You must stop “Bunburying” and go see the latest from Portland Stage.

The term, a creation of playwright Oscar Wilde, is an important element in his play “The Importance of Being Earnest.” It refers to the practice of avoiding some activity by using a false excuse, such as the need to care for a sick friend. But there are no excuses needed for this welcome return of a classic presented by the venerable theater company in Portland.

Incisively witty and thoroughly entertaining, the play, and particularly its creator, were considered quite scandalous at the time. Both despite and because of that, it has become a canonical work and a must-see when done as well as this.

Director Christopher Grabowski and staff have mounted an impressive production with period costumes and moveable sets that fill three acts. Giving weight to both the high and low comedic elements within the play, Grabowski has encouraged some rather broad physical comedy from the cast to produce lots of laughs from the action as well as the words.

The play concerns the romantic pursuits of two men with marginal membership in a fading British upper class. Both admit to the other that they maintain fictions in order to avoid the more restrictive expectations of their station in an often ridiculously rigid late-Victorian society.

Tonya Ingerson, Allie Freed, Ross Cowan and Max Samuels.

Jack has created a “brother,” whose identity he assumes when convenient as he moves between city and country. His friend Algernon has his “Bunbury,” an imaginary friend he must visit whenever some social obligation threatens to bore him to death. Their methods nearly trip them up as they romance two flighty but socially protected young women.


The 1894 play’s message may be somewhat dated, but perhaps not as much as might be thought.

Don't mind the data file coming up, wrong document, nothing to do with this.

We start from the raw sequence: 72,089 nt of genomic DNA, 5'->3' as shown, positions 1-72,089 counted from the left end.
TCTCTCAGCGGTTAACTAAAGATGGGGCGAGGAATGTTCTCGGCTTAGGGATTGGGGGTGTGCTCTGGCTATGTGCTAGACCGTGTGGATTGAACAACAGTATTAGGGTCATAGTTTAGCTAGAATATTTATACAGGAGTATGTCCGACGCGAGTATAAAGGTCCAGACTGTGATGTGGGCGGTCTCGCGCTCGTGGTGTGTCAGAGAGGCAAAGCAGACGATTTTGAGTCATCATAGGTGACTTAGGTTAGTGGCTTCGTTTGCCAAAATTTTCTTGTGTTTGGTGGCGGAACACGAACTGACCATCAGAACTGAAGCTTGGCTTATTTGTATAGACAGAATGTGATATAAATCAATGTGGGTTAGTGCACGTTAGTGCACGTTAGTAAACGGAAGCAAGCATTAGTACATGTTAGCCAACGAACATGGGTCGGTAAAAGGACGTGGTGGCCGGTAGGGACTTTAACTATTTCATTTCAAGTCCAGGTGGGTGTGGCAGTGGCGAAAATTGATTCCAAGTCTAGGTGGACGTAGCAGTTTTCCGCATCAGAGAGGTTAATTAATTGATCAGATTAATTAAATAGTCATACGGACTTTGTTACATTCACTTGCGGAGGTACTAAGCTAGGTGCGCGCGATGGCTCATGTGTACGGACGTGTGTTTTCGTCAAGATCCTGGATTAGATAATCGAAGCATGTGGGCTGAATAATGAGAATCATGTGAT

The cast includes an appealing mix of local actors and guests from away. Ross Cowan plays the irreverent Algernon, always ready with a bit of fractured wisdom for his friend Jack, played by Max Samuels, to try to digest. The two work well together, with Cowan’s dandy delighting in setting off Samuels’s excitable gentleman.

The love interests are played by Allie Freed, as a ditsy but determined Gwendolyn, and Tonya Ingerson, who gives her young Cecily over to attempts at managing the fierce competition between her mind and her emotions. The two interacting with each other match the humor of the moments between the men. When the four get together, the laughs multiply.

Elizabeth West and Susan Knight put starch into their Lady Bracknell and Miss Prism, respectively. Victorian norms bend and break along with financial and emotional barriers as their true selves emerge.

Local regular Christopher Holt adds comedic bewilderment to his Reverend Chasuble while Grace Bauer and Al D’Andrea, as servants, provide wry commentary on their superiors’ foibles. Well executed and a perfect choice for the season, this production reconfirms the importance of bringing classic plays back to local stages.

Steve Feeney is a freelance writer who lives in Portland.

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